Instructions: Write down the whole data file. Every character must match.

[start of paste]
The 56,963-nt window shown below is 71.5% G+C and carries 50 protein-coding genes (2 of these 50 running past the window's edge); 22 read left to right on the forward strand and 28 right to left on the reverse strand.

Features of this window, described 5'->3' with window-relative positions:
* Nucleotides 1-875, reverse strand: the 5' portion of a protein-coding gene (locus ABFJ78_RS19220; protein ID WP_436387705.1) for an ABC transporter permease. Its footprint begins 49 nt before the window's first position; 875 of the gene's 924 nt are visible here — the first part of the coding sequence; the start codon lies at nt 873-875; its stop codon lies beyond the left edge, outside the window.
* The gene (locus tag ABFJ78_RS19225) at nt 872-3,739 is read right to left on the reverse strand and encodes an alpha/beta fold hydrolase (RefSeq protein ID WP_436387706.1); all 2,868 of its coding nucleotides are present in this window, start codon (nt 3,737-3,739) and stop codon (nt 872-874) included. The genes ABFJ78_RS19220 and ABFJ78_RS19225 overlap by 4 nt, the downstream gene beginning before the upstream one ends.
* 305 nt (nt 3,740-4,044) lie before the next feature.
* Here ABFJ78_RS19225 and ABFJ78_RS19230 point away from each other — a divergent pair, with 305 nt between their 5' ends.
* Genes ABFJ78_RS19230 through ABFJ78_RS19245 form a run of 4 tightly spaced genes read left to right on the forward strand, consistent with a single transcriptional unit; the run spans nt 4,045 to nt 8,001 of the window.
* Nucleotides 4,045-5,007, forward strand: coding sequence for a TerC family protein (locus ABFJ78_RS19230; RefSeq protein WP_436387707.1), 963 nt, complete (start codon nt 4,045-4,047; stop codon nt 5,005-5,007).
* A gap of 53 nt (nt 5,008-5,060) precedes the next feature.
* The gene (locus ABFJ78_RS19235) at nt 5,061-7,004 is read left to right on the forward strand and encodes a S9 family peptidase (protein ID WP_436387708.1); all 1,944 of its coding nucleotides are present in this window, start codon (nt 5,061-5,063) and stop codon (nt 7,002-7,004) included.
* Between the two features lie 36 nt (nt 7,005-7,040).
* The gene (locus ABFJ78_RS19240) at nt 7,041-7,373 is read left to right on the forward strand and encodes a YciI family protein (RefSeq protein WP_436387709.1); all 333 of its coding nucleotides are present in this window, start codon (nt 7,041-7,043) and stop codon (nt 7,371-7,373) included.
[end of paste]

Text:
The 56,963-nt window shown below is 71.5% G+C and carries 50 protein-coding genes (2 of these 50 running past the window's edge); 22 read left to right on the forward strand and 28 right to left on the reverse strand.

Features of this window, described 5'->3' with window-relative positions:
* Nucleotides 1-875, reverse strand: the 5' portion of a protein-coding gene (locus ABFJ78_RS19220; protein ID WP_436387705.1) for an ABC transporter permease. Its footprint begins 49 nt before the window's first position; 875 of the gene's 924 nt are visible here — the first part of the coding sequence; the start codon lies at nt 873-875; its stop codon lies beyond the left edge, outside the window.
* The gene (locus tag ABFJ78_RS19225) at nt 872-3,739 is read right to left on the reverse strand and encodes an alpha/beta fold hydrolase (RefSeq protein ID WP_436387706.1); all 2,868 of its coding nucleotides are present in this window, start codon (nt 3,737-3,739) and stop codon (nt 872-874) included. The genes ABFJ78_RS19220 and ABFJ78_RS19225 overlap by 4 nt, the downstream gene beginning before the upstream one ends.
* 305 nt (nt 3,740-4,044) lie before the next feature.
* Here ABFJ78_RS19225 and ABFJ78_RS19230 point away from each other — a divergent pair, with 305 nt between their 5' ends.
* Genes ABFJ78_RS19230 through ABFJ78_RS19245 form a run of 4 tightly spaced genes read left to right on the forward strand, consistent with a single transcriptional unit; the run spans nt 4,045 to nt 8,001 of the window.
* Nucleotides 4,045-5,007, forward strand: coding sequence for a TerC family protein (locus ABFJ78_RS19230; RefSeq protein WP_436387707.1), 963 nt, complete (start codon nt 4,045-4,047; stop codon nt 5,005-5,007).
* A gap of 53 nt (nt 5,008-5,060) precedes the next feature.
* The gene (locus ABFJ78_RS19235) at nt 5,061-7,004 is read left to right on the forward strand and encodes a S9 family peptidase (protein ID WP_436387708.1); all 1,944 of its coding nucleotides are present in this window, start codon (nt 5,061-5,063) and stop codon (nt 7,002-7,004) included.
* Between the two features lie 36 nt (nt 7,005-7,040).
* The gene (locus ABFJ78_RS19240) at nt 7,041-7,373 is read left to right on the forward strand and encodes a YciI family protein (RefSeq protein WP_436387709.1); all 333 of its coding nucleotides are present in this window, start codon (nt 7,041-7,043) and stop codon (nt 7,371-7,373) included.